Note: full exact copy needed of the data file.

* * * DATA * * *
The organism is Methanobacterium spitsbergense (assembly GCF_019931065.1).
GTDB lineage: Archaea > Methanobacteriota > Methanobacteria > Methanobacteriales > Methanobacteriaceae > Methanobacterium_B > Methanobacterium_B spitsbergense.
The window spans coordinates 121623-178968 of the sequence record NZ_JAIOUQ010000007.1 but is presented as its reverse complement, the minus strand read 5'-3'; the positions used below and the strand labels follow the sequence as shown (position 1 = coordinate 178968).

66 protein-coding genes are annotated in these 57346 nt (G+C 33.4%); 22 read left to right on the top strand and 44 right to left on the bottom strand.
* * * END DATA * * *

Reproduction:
The organism is Methanobacterium spitsbergense (assembly GCF_019931065.1).
GTDB lineage: Archaea > Methanobacteriota > Methanobacteria > Methanobacteriales > Methanobacteriaceae > Methanobacterium_B > Methanobacterium_B spitsbergense.
The window spans coordinates 121623-178968 of the sequence record NZ_JAIOUQ010000007.1 but is presented as its reverse complement, the minus strand read 5'-3'; the positions used below and the strand labels follow the sequence as shown (position 1 = coordinate 178968).

66 protein-coding genes are annotated in these 57346 nt (G+C 33.4%); 22 read left to right on the top strand and 44 right to left on the bottom strand.